― Senator Pat Roberts (R-KS), “Senator Roberts Introduces Bill to Protect Patients from Rationing,” January 25, 2013
“We did not find an effect on total or cause-specific mortality from general health checks in adult populations unselected for risk factors or disease… for the causes of death most likely to be influenced by health checks, cardiovascular mortality and cancer mortality, there were no reductions either.”
― Krogsbøll, Jørgensen, Larsen, & Gøtzsche, “General health checks in adults for reducing morbidity and mortality from disease: Cochrane systematic review and meta-analysis,” BMJ, November 2012
- Childhood ADHD: 4.9 percent of children ages 5-11 are diagnosed with Attention Deficit Hyperactivity Disorder (ADHD). Diagnosis rates increased between 2001 and 2010, to 5.6 percent from 4.7 percent for Caucasians, 4.1 percent from 2.6 percent for African Americans, and 2.5 percent from 1.7 percent for Hispanics. (Source: Getahun, et. al, “Recent Trends in Childhood Attention-Deficit/Hyperactivity Disorder,” JAMA Pediatrics, January 2013)
- Avoidable readmissions: 20 percent of Medicare enrollees are readmitted in 30 days. Avoidable readmissions cost Medicare $26 billion annually. A 5.7 percent reduction in 30-day readmission rates for 14 communities was achieved in national care improvement project. (Sources: CMS, Vaduganathan, et. al, “Thirty-Day Readmissions: The Clock is Ticking,” JAMA, January 2013; Brock, et. al, “Association Between Quality Improvement for Care Transitions in Communities and Rehospitalizations Among Medicare Beneficiaries,” JAMA, January 2013)
- Medicare eligibility age: “when Medicare was created in 1965, the average life expectancy was 70 years;” in 2009 it stood at 78 years. Currently, 41 percent of Medicare beneficiaries are 75 years and older and account for 50 percent of total spending in the program.” (Source: Senator Orrin Hatch (R-UT), January 24, 2013)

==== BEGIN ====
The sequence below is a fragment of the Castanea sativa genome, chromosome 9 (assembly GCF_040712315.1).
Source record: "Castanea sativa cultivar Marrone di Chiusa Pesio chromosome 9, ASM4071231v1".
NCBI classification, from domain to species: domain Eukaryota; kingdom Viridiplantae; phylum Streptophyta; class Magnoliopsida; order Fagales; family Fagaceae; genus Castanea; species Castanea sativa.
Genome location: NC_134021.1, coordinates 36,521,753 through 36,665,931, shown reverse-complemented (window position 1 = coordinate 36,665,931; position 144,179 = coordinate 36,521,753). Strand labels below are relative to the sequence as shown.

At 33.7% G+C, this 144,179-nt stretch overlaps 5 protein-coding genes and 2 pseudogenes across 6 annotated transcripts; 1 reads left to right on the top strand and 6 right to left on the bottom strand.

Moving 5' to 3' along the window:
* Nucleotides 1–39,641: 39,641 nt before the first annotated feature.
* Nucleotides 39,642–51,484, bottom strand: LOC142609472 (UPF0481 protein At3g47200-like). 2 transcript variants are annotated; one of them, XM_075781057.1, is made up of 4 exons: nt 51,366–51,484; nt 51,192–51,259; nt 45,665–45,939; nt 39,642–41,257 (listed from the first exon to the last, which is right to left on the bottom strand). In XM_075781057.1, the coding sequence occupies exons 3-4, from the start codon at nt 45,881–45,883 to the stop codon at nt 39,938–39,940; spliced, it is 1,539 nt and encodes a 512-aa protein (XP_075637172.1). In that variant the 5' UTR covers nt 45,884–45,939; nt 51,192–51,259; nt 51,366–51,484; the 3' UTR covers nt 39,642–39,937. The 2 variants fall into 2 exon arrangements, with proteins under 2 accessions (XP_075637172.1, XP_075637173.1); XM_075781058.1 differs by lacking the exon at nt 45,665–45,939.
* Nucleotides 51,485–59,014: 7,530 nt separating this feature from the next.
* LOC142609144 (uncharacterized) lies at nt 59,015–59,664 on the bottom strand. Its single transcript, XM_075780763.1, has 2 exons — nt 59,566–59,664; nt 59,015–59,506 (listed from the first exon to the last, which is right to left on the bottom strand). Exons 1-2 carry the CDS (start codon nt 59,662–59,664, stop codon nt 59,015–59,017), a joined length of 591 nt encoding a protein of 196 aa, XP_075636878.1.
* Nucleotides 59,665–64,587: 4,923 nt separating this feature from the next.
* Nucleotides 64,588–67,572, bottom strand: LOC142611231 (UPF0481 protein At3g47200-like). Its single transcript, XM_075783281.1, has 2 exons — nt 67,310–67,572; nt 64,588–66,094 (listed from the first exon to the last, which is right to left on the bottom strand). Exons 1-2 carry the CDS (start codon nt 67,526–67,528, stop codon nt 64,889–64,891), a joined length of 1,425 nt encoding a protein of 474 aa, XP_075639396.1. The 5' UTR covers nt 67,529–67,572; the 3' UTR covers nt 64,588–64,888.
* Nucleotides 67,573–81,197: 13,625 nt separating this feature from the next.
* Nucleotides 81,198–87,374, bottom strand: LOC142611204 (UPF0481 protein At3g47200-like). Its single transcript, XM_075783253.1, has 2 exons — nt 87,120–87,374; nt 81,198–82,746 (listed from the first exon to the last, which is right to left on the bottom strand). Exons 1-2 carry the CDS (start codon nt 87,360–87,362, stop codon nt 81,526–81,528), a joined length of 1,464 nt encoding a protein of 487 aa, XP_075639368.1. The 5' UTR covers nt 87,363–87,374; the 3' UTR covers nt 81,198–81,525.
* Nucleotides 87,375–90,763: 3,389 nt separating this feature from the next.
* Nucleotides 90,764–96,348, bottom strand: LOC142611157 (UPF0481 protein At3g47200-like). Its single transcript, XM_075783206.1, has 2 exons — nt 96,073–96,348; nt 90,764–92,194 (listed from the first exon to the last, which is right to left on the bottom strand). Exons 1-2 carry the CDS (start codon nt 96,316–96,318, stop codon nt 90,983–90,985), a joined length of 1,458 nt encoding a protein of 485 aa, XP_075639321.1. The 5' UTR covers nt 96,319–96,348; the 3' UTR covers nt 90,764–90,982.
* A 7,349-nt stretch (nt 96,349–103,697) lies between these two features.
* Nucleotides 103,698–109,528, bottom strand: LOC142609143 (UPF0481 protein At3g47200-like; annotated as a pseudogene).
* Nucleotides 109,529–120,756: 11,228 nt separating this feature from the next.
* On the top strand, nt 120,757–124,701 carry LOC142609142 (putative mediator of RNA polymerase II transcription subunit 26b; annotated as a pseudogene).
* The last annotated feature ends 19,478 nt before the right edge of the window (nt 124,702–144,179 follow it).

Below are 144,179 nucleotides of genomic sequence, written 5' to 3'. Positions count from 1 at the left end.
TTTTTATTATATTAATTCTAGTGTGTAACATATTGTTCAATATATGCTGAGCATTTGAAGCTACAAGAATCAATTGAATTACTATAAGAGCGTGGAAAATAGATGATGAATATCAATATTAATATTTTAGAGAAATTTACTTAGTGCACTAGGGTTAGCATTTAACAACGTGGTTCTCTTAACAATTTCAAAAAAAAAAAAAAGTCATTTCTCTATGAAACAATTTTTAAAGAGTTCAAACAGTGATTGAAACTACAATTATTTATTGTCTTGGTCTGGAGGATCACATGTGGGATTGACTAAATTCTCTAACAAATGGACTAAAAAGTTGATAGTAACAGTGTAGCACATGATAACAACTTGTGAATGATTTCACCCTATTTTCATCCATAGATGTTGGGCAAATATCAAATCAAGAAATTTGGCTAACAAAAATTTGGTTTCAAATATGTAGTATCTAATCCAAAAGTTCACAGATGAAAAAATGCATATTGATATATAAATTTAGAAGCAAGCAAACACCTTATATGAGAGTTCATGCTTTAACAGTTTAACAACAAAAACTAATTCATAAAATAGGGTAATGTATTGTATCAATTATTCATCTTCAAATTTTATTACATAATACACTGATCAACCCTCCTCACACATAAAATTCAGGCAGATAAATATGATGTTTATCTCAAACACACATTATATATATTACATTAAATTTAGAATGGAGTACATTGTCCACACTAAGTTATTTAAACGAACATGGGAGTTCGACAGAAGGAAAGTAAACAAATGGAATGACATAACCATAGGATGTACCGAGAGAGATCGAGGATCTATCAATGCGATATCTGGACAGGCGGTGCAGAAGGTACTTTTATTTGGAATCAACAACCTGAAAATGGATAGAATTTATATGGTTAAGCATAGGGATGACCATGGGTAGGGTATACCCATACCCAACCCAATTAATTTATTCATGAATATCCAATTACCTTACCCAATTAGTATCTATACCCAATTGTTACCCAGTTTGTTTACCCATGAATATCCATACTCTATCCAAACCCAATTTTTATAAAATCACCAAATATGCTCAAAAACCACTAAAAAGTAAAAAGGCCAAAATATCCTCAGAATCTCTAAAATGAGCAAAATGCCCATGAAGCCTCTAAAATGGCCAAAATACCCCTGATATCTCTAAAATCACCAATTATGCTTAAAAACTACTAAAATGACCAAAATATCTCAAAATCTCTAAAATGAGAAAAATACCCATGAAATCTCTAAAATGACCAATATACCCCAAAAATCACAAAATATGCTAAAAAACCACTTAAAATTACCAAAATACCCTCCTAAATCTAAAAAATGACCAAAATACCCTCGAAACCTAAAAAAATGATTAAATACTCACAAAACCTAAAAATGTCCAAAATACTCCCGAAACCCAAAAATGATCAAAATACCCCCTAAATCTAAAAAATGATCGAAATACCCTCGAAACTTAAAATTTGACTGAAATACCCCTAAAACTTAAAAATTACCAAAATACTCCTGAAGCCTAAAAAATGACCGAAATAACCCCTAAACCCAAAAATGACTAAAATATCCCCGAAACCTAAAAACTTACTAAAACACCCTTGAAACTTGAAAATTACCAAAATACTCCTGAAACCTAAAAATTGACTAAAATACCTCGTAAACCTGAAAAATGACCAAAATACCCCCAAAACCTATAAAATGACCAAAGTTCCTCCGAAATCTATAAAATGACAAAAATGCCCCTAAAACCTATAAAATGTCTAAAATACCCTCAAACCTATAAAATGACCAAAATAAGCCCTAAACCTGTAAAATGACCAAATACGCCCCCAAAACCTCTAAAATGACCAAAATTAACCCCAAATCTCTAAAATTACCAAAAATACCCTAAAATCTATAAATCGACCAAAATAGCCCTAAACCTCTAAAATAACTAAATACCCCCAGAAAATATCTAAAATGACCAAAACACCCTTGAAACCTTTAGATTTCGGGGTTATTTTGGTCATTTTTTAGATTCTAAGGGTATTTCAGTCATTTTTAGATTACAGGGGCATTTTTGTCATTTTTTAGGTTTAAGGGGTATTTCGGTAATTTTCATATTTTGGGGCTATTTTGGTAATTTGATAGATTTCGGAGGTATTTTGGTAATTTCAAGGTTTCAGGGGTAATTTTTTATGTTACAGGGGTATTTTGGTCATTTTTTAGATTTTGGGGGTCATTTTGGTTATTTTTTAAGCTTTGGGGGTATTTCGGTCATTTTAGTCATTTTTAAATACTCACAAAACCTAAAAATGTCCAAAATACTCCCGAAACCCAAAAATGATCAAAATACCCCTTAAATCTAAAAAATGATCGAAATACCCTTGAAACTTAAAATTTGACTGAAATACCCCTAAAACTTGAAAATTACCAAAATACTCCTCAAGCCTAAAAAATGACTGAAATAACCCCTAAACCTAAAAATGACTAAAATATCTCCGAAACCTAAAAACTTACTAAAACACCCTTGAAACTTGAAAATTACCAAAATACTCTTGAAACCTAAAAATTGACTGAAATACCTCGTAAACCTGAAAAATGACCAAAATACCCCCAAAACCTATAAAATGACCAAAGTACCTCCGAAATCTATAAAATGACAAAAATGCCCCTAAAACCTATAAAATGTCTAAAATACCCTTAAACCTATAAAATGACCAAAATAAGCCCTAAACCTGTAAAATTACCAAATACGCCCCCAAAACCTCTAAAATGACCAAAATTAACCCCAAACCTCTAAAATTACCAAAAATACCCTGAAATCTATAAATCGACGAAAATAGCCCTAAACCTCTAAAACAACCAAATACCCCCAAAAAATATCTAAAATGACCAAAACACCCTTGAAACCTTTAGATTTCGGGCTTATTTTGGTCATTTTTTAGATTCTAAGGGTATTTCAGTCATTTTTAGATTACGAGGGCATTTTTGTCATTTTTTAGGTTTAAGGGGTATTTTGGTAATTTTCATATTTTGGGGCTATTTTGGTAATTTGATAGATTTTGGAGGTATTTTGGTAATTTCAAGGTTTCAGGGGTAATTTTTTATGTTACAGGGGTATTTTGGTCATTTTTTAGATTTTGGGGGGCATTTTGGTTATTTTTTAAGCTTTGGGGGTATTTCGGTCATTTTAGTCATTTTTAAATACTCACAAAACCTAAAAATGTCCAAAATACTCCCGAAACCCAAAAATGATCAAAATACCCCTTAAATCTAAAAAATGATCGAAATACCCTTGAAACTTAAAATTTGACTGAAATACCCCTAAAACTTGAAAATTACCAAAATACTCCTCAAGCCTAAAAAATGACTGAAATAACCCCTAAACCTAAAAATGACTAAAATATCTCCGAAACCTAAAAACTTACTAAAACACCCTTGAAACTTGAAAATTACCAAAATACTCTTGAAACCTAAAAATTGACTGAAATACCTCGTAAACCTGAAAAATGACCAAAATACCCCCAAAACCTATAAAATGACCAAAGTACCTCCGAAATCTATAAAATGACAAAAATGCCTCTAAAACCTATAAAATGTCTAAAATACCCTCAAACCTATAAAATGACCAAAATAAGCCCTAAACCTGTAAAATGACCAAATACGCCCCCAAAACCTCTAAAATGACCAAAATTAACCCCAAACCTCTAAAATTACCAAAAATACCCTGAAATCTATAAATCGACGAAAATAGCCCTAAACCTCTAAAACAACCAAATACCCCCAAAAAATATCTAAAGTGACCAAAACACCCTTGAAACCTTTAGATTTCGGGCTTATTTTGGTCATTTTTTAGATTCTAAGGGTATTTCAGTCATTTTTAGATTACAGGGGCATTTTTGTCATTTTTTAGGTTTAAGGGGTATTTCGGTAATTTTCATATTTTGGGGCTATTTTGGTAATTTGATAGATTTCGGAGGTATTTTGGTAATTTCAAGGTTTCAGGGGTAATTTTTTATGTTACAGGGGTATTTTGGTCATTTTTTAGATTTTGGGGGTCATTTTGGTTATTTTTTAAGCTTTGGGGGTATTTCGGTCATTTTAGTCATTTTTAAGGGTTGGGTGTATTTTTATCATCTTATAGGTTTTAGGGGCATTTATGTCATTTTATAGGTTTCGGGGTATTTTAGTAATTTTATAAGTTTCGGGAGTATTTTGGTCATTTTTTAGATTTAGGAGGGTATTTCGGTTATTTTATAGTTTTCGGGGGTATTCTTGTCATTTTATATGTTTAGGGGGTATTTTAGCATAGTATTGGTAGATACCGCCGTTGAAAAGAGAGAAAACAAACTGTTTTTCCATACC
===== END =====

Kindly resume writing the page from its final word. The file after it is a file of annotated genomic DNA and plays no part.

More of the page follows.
- 2014 election cycle: 33 Senate seats up for re-election (20 Democrat seats including seven in states Obama lost). (Source: Cook Political Report)
- Psychiatric care access: “the risk of violent behavior drops 15-fold for people who receive treatment for psychosis as opposed to those who do not.” (Source: Thomas Insel, Director of the National Institute of Mental Health, January 24, 2013)
- Abortions: percent of women by age group who had abortions in 2008: Under 20 (17.6 percent), 20-24 (33.4 percent), 25-29 (24.4 percent), 30-34 (13.5 percent), 35-29 (8.2 percent), 40 and older (2.9 percent). (Source: Guttmacher Institute)
- Insomnia: affects 40.6 million (30 percent) in civilian workforce, 9 percent say they fall asleep in meetings; $63.2 billion annual costs for U.S. companies who lose 7.8 days of productivity. Workers waste 8.4 minutes online checking email or popular culture sites for every hour of lost sleep—an example of what researchers term “presenteeism.” (Source: SLEEP, Journal of Applied Psychology, CDC, National Sleep Foundation)
- Deficit reduction poll: 65 percent of Americans want quick federal action to reduce the deficit but 58 percent want no reductions in funding for Medicare or Social Security. (Source: KFF/Robert Wood Johnson Foundation/Harvard School of Public Health)
- Vaccine delays: 54 percent of babies born in the U.S. are late receiving at least one recommended vaccine. (Source: Glanz, et. al, “A Population-Based Cohort Study of Undervaccination in 8 Managed Care Organizations Across the United States,” JAMA Pediatrics, January 2013)
- Union membership: unions lost 400,000 members in 2012—2.8 percent drop with half from public sector; union membership is 11.3 percent of the civilian workforce, down from 11.8 percent in 2011—the biggest decline in six years and lowest level since WWII. Public sector union membership is 35.9 percent, down from 37 percent in 2011 vs. private sector drop to 6.6 percent from 6.9 percent. (Source: Wall Street Journal, “Organized labor loses members,” January 23, 2013)
- College graduation rates: survey of 193,000 college freshmen: 83.4 percent expect to graduate in four years but 40.6 percent actually do. Federal data: 38 percent of freshmen finish in four years and 58 percent in six. (Source: USA Today, “Survey: college selection often relies on cost,” January 24, 2013)
National health reform: What now?
At Deloitte, we continue to explore and debate the key questions facing